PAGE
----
Atomic Hydrogen Welding in Aircraft Production

Atomic Hydrogen Welding in Aircraft Production In the early part of last year, the author was asked to examine and report on a number of welded test pieces. These test pieces were cruciform joints in T.45 tube, and had been oxyacetylene welded by skilled aircraft welders using DTD. 82A soft iron filler rod and had been tensile tested. The tubes were rather larger than are commonly met with in aircraft practice, being 1 in. od and 16G. and 10G. in thickness. Some of the test joints comprised tubes of equal thickness and others of unequal thickness. The lighter gauge tubes were generally satisfactory, all failures occurring in the tube away from the welds, but the heavy gauge tubes all failed in the welds and showed that difficulty had been experienced in obtaining adequate penetration without the welds becoming overheated and of excessive size. These indications were still more pronounced in the joints comprising tubes of unequal size in that, in spite of all failures occurring in the lighter gauge tubes, the latter suffered from excess penetration and some oxidation, and the welds on the heavy tubes lacked penetration and were in parts defective. These findings suggested that oxyacetylene welding was not suitable for this particular application. http://www.deepdyve.com/assets/images/DeepDyve-Logo-lg.png Aircraft Engineering and Aerospace Technology Emerald Publishing

Atomic Hydrogen Welding in Aircraft Production

Loading next page...
 
/lp/emerald-publishing/atomic-hydrogen-welding-in-aircraft-production-AjquIXzbLI
Publisher
Emerald Publishing
Copyright
Copyright © Emerald Group Publishing Limited
ISSN
0002-2667
DOI
10.1108/eb030812
Publisher site
See Article on Publisher Site

Abstract

In the early part of last year, the author was asked to examine and report on a number of welded test pieces. These test pieces were cruciform joints in T.45 tube, and had been oxyacetylene welded by skilled aircraft welders using DTD. 82A soft iron filler rod and had been tensile tested. The tubes were rather larger than are commonly met with in aircraft practice, being 1 in. od and 16G. and 10G. in thickness. Some of the test joints comprised tubes of equal thickness and others of unequal thickness. The lighter gauge tubes were generally satisfactory, all failures occurring in the tube away from the welds, but the heavy gauge tubes all failed in the welds and showed that difficulty had been experienced in obtaining adequate penetration without the welds becoming overheated and of excessive size. These indications were still more pronounced in the joints comprising tubes of unequal size in that, in spite of all failures occurring in the lighter gauge tubes, the latter suffered from excess penetration and some oxidation, and the welds on the heavy tubes lacked penetration and were in parts defective. These findings suggested that oxyacetylene welding was not suitable for this particular application.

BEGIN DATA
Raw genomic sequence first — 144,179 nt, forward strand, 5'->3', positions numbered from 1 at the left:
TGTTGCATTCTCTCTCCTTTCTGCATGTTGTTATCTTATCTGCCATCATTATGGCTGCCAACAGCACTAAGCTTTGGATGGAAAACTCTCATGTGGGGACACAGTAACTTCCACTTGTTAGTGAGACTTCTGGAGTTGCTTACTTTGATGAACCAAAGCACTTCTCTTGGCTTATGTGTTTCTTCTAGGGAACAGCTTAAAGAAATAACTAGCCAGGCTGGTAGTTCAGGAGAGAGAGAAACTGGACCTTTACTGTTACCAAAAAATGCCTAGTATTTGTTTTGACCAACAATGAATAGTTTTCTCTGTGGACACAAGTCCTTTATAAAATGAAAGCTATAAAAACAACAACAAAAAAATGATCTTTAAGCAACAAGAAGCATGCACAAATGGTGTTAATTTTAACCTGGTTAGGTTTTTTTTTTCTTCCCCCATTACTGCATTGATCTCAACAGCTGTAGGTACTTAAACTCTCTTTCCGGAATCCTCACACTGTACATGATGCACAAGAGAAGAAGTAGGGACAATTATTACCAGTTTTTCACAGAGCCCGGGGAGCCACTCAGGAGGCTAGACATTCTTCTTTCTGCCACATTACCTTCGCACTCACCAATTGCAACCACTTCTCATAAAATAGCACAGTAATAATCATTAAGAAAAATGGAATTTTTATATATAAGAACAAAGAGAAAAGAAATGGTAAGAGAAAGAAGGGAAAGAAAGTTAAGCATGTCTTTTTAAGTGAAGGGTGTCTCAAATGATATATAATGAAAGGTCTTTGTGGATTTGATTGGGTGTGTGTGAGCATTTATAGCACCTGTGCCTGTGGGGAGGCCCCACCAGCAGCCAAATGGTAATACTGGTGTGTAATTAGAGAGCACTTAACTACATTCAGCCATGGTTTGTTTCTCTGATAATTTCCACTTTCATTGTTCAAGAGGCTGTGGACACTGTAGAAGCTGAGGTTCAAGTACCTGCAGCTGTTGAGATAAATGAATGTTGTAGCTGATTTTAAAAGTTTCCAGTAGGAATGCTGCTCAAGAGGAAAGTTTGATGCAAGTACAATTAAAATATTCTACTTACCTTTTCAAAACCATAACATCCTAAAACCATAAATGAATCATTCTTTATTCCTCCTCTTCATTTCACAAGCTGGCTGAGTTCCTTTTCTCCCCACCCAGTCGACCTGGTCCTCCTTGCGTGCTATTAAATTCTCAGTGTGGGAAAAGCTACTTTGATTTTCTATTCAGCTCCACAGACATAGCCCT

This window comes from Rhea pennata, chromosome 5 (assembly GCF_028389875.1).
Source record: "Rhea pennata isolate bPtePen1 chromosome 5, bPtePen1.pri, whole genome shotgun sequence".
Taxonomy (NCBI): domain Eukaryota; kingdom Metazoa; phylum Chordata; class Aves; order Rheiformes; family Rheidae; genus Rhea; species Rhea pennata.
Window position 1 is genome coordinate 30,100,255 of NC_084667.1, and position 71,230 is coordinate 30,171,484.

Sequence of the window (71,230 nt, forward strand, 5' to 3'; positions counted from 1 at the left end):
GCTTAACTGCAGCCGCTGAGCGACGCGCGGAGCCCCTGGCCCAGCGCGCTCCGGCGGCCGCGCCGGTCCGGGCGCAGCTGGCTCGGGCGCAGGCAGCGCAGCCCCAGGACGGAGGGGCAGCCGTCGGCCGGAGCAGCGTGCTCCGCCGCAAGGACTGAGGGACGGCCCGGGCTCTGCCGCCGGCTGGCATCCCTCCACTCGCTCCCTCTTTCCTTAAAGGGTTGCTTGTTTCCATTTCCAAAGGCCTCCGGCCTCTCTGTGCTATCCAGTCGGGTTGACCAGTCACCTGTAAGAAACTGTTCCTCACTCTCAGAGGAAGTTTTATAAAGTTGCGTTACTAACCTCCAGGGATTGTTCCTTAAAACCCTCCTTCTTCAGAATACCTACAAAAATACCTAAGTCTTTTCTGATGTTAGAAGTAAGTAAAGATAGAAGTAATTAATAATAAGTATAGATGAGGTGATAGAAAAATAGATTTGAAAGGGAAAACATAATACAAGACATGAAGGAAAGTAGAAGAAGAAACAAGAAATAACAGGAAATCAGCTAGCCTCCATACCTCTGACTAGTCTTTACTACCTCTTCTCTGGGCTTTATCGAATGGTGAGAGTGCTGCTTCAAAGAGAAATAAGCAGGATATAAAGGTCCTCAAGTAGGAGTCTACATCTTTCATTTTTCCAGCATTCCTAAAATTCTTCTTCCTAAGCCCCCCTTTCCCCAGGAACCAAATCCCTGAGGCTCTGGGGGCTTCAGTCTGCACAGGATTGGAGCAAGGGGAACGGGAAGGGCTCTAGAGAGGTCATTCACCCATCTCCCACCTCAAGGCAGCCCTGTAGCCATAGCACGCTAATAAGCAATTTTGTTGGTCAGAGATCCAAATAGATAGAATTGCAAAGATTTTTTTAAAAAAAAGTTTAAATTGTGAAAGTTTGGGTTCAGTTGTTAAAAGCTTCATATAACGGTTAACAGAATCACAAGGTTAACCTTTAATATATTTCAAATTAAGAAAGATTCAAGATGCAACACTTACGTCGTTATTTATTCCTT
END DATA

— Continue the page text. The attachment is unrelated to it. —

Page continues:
Journal

Aircraft Engineering and Aerospace TechnologyEmerald Publishing

Published: Aug 1, 1941

There are no references for this article.

You’re reading a free preview. Subscribe to read the entire article.


DeepDyve is your
personal research library

It’s your single place to instantly
discover and read the research
that matters to you.

Enjoy affordable access to
over 18 million articles from more than
15,000 peer-reviewed journals.

All for just $49/month

Explore the DeepDyve Library

Search

Query the DeepDyve database, plus search all of PubMed and Google Scholar seamlessly

Organize

Save any article or search result from DeepDyve, PubMed, and Google Scholar... all in one place.

Access

Get unlimited, online access to over 18 million full-text articles from more than 15,000 scientific journals.

Your journals are on DeepDyve

Read from thousands of the leading scholarly journals from SpringerNature, Wiley-Blackwell, Oxford University Press and more.

All the latest content is available, no embargo periods.

See the journals in your area

DeepDyve

Freelancer

DeepDyve

Pro

Price

FREE

$49/month
$360/year

Save searches from
Google Scholar,
PubMed

Create folders to
organize your research

Export folders, citations

Read DeepDyve articles

Abstract access only

Unlimited access to over
18 million full-text articles

Print

20 pages / month

PDF Discount

20% off